Ryanair expects a gradual recovery in the spring to be followed by a “substantial” return to flying through the summer, as desperate northern Europeans rush back to holiday destinations.

Noting that the carrier is “already seeing a rise in bookings into the period”, group chief executive Michael O’Leary said during the carrier’s third-quarter results call on 1 February that in the next fiscal year the carrier would carry around 120 million passengers, taking its performance back to the levels of 2016/17.

Ryanair group chief executive Michael O'Leary

Source: APA PictureDesk GmbH/Shutterstock

O’Leary: If you’re asking what our capacity recovery will be like next [fiscal] year, the answer is: we don’t know

But his confidence masks a hugely challenging period for the carrier, which has seen passenger numbers deteriorate significantly from its expectations of as recently as November.

Then, it projected it would carry 38 million passengers over its fiscal year to April, whereas now O’Leary foresees 26-30 million, and just 2-2.5 million in the three months to end-March. In comparison, in its 2019/2020 fiscal year the airline carried 149 million passengers.

For its full financial year, the carrier has pencilled in a loss of €850-950 million ($1.3-1.5 billion).

Ryanair has been hit hard by stricter lockdown measures and the effective cancelling of its normally lucrative Christmas period. Although it does foresee a recovery in the next few months, O’Leary notes that this is coming from a “very low base”, leaving the carrier “materially behind where we would normally be at this time of the year for summer bookings”.

“If you’re asking what our capacity recovery will be like next [fiscal] year, the answer is: we don’t know,” he said in response to an question. “These are very movable figures but we are looking at maybe something like 20-25% in Q1, it could be between 50-75% in Q2… The September-March quarters, 3 and 4: probably something like 75 to maybe 90 and possibly 100%.

“You’ll move to the higher numbers the faster [and] the more successful the vaccine rollout is. You’ll move to the lower numbers if there are delays.”

Evidence from the relaxing of restrictions at earlier points in the pandemic – for example when the UK added the Canary Islands to the safe travel list, leading to an immediate surge in bookings – has encouraged optimism at the carrier.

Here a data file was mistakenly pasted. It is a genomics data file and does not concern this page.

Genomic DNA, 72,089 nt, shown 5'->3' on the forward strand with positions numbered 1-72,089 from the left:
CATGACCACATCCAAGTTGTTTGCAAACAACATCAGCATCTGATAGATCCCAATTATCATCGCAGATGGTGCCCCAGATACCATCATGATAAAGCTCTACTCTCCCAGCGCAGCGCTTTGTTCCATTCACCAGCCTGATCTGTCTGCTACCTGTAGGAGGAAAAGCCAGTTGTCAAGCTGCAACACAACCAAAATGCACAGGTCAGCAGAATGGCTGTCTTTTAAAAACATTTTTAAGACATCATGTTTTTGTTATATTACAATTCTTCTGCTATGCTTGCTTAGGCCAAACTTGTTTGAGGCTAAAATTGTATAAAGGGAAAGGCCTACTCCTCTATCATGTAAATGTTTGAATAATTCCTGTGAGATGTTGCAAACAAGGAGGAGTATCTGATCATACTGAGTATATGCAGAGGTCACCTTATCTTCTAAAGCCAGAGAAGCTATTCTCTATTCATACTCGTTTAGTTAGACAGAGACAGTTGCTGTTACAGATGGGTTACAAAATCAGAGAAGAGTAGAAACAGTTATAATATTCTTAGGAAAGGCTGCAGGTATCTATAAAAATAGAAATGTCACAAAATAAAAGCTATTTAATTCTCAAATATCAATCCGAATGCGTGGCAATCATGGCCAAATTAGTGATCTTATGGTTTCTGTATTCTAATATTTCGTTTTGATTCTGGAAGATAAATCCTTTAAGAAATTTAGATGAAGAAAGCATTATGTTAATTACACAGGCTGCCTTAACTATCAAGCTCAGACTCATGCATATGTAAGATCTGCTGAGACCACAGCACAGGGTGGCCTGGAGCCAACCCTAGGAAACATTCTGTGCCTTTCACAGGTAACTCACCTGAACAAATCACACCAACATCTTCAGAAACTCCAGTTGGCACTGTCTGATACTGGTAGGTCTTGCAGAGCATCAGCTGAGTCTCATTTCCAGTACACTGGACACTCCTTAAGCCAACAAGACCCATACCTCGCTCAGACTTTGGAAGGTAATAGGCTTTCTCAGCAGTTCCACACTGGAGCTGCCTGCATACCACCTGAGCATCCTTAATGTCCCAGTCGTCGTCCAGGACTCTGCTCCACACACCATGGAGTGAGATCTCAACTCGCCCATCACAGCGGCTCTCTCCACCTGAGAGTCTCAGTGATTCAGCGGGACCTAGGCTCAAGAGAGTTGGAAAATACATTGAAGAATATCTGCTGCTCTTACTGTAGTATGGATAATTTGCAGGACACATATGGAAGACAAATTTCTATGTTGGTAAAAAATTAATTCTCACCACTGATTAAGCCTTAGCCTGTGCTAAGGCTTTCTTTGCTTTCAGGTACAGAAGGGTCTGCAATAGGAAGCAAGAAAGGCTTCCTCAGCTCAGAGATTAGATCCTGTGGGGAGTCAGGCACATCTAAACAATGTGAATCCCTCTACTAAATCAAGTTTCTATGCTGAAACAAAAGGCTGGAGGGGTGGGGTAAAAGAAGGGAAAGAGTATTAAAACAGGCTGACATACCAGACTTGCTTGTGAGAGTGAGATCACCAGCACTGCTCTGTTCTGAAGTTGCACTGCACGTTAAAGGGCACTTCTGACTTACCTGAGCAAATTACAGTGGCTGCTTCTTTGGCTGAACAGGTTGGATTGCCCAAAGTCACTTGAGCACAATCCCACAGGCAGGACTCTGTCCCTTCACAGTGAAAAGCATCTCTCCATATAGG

Longer term, the group is eyeing 200 million annual passengers by 2026.

Despite the setbacks in market conditions, O’Leary is bullish on the carrier’s position within the wider industry and its opportunity to prosper when a return to near-normal is possible.

He predicts that Ryanair will emerge from the crisis with “materially lower costs going forward”, and with “the gap between us and our competitors materially wider”.

Partly, this is because of the imminent arrival of Boeing 737 Max jets, which will reduce fuel burn by 14% versus Ryanair’s current fleet. Lower fuel bills because of the collapse in oil prices will also contribute to a healthier bottom line.

But also it is because Ryanair has used the pandemic to refashion its cost base, slashing labour costs and renegotiating airport fees where possible.

Its healthy financial position is both a reflection of its strength and an example of its advantage going forward, O’Leary asserts, as the carrier owns its fleet, 80% of which is unencumbered. O’Leary expects that EasyJet’s lower share of unencumbered aircraft will give the UK budget carrier higher costs in the future.

O’Leary also aims a dig at central European low-cost giant Wizz Air, which, he suggests, with reference to its operations in Norway, “can’t even compete with Norwegian, which is a pretty low bar”.

Ryanair expects its bounceback to be strengthened by the large number of airport slots that have become available from the collapses of FlybeThomas Cook and Air Berlin. “There is no airport slot restrictions to our growth and expansion over the next year or two,” says O’Leary, adding that even if Ryanair were to receive all 202 of its on-order Boeing 737 Max jets, “we could happily allocate them.”

He foresees a possible further boost from troubles in the long-haul market, which is set to recover at a slower pace than short-haul.

His reasoning is that not only might this hurt its legacy competitors, for which a large share of traffic either feeds into or from long-haul flights, but also, some passengers who would have booked trips further afield will stay in Europe instead.

Should benign conditions fail to arrive, O’Leary remains confident in his carrier’s ability to weather the storm, given its cash position. “We have numerous sources of financing available to us,” he says, noting that Ryanair is “inundated with people wanting to lend us money, either secured or unsecured”.

He adds: “There’s nothing out there that we can see that would lead us to raise additional cash this year, but if we need to, we can, and we will.”